With Mr. Crandall in the house this Saturday Dec,15th, it only seems appropriate that the Fly of the Week is one of his creations. All fly tyers have a personal philosophy for fly design and Rob is no exception. He subscribes to the "more is better" school of thought and artfully attaches more fish catching materials per inch than any feather twister I know. His winter fly patterns cover all the color spectrums and range from flashy to understated. The one common denominator is that all of his patterns get down to where they need to be and they all catch fish.

Although officially considered "guide flies" Rob's collection of winter Steelhead patterns incorporate a mix of natural and artificial materials that complement and entice. Tying simplicity is not a consideration, however, action, profile, and effectiveness are. While not super fast to tye, most tyers with a moderate amount of skill can quickly master this pattern and whip up enough copies to keep them out of trouble for most of the day. If in doubt, tye a few extras. Running out on the river would be a nightmare.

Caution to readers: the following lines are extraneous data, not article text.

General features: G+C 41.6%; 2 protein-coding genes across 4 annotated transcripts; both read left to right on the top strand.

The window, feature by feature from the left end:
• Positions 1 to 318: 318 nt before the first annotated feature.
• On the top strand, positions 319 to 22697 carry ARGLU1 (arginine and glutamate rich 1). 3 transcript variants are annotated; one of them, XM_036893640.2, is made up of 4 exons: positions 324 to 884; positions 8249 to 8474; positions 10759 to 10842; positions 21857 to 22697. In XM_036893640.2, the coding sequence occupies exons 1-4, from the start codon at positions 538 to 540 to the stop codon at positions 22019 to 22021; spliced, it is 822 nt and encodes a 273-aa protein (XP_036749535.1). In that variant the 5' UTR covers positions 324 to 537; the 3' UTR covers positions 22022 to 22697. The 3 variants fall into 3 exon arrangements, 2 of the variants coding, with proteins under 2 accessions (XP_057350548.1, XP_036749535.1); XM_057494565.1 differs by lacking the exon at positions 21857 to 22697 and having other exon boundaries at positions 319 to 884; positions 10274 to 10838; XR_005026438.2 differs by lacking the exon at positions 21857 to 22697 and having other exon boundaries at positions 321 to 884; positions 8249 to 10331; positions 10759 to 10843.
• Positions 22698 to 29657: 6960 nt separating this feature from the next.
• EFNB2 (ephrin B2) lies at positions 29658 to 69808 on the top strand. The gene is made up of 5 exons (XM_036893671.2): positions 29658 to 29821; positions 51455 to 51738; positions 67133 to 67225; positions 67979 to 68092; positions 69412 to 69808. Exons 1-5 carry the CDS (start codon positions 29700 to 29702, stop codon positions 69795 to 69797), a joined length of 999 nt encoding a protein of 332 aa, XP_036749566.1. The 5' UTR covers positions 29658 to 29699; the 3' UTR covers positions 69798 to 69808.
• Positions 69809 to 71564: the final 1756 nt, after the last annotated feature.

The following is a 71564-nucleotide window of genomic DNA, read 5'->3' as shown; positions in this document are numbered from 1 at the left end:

Front Wing: Black Ostrich
Flash: Black Krystal Flash
Front Hackle: Natural Guinea


  • Start by attaching the intruder wire and lead eyes to the shank.

  • At the butt of the fly make a dubbing ball out of the Ice Dub which will help flare the Marabou stack for the rear wing.

  • After placement of the marabou tie in the polar chenille then wrap up the body of the fly.

  • Place a stack (5-10 pieces) of the ostrich along the top of the shank. Then add 12ish strands of Krystal Flash on top of the Ostrich

  • Then place one of each color of the grizzly hackles on each side of the fly. I recommend doing one side at a time.

  • Put a few turns of the guinea in front of the wings.

  • Whip finish, glue and it’s ready to fish.

If you're not into fly tying you can always pick-up Rob's flies in the shop or on-line.


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